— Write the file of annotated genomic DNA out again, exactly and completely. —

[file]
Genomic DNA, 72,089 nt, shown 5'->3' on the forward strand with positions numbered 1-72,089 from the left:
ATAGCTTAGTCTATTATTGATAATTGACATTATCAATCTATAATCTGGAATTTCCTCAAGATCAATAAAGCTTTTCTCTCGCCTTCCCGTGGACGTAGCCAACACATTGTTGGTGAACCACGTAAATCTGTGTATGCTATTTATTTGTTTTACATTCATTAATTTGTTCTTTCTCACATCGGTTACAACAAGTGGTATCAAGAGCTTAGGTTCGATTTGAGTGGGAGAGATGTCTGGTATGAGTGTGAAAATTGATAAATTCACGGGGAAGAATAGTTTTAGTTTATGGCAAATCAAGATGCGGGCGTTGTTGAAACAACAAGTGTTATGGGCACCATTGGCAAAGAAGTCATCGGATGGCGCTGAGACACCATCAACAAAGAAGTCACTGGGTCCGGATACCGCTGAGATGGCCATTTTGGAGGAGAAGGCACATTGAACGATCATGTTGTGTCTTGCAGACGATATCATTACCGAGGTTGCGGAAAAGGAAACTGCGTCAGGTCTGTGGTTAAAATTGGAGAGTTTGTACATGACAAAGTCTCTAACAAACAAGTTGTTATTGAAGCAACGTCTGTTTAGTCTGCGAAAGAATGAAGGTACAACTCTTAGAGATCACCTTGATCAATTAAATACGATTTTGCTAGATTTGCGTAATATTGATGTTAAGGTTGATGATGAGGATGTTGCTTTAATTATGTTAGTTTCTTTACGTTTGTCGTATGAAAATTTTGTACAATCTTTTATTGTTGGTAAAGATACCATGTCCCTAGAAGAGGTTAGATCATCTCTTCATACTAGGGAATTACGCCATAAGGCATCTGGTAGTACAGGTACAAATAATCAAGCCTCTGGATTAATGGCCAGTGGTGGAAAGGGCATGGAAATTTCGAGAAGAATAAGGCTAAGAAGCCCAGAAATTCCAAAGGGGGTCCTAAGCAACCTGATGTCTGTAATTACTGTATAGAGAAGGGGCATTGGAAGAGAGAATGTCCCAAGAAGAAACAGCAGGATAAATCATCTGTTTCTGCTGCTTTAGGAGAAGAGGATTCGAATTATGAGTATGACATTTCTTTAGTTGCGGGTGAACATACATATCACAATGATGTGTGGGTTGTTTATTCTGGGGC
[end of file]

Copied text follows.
Genomic DNA, 72,089 nt, shown 5'->3' on the forward strand with positions numbered 1-72,089 from the left:
ATAGCTTAGTCTATTATTGATAATTGACATTATCAATCTATAATCTGGAATTTCCTCAAGATCAATAAAGCTTTTCTCTCGCCTTCCCGTGGACGTAGCCAACACATTGTTGGTGAACCACGTAAATCTGTGTATGCTATTTATTTGTTTTACATTCATTAATTTGTTCTTTCTCACATCGGTTACAACAAGTGGTATCAAGAGCTTAGGTTCGATTTGAGTGGGAGAGATGTCTGGTATGAGTGTGAAAATTGATAAATTCACGGGGAAGAATAGTTTTAGTTTATGGCAAATCAAGATGCGGGCGTTGTTGAAACAACAAGTGTTATGGGCACCATTGGCAAAGAAGTCATCGGATGGCGCTGAGACACCATCAACAAAGAAGTCACTGGGTCCGGATACCGCTGAGATGGCCATTTTGGAGGAGAAGGCACATTGAACGATCATGTTGTGTCTTGCAGACGATATCATTACCGAGGTTGCGGAAAAGGAAACTGCGTCAGGTCTGTGGTTAAAATTGGAGAGTTTGTACATGACAAAGTCTCTAACAAACAAGTTGTTATTGAAGCAACGTCTGTTTAGTCTGCGAAAGAATGAAGGTACAACTCTTAGAGATCACCTTGATCAATTAAATACGATTTTGCTAGATTTGCGTAATATTGATGTTAAGGTTGATGATGAGGATGTTGCTTTAATTATGTTAGTTTCTTTACGTTTGTCGTATGAAAATTTTGTACAATCTTTTATTGTTGGTAAAGATACCATGTCCCTAGAAGAGGTTAGATCATCTCTTCATACTAGGGAATTACGCCATAAGGCATCTGGTAGTACAGGTACAAATAATCAAGCCTCTGGATTAATGGCCAGTGGTGGAAAGGGCATGGAAATTTCGAGAAGAATAAGGCTAAGAAGCCCAGAAATTCCAAAGGGGGTCCTAAGCAACCTGATGTCTGTAATTACTGTATAGAGAAGGGGCATTGGAAGAGAGAATGTCCCAAGAAGAAACAGCAGGATAAATCATCTGTTTCTGCTGCTTTAGGAGAAGAGGATTCGAATTATGAGTATGACATTTCTTTAGTTGCGGGTGAACATACATATCACAATGATGTGTGGGTTGTTTATTCTGGGGC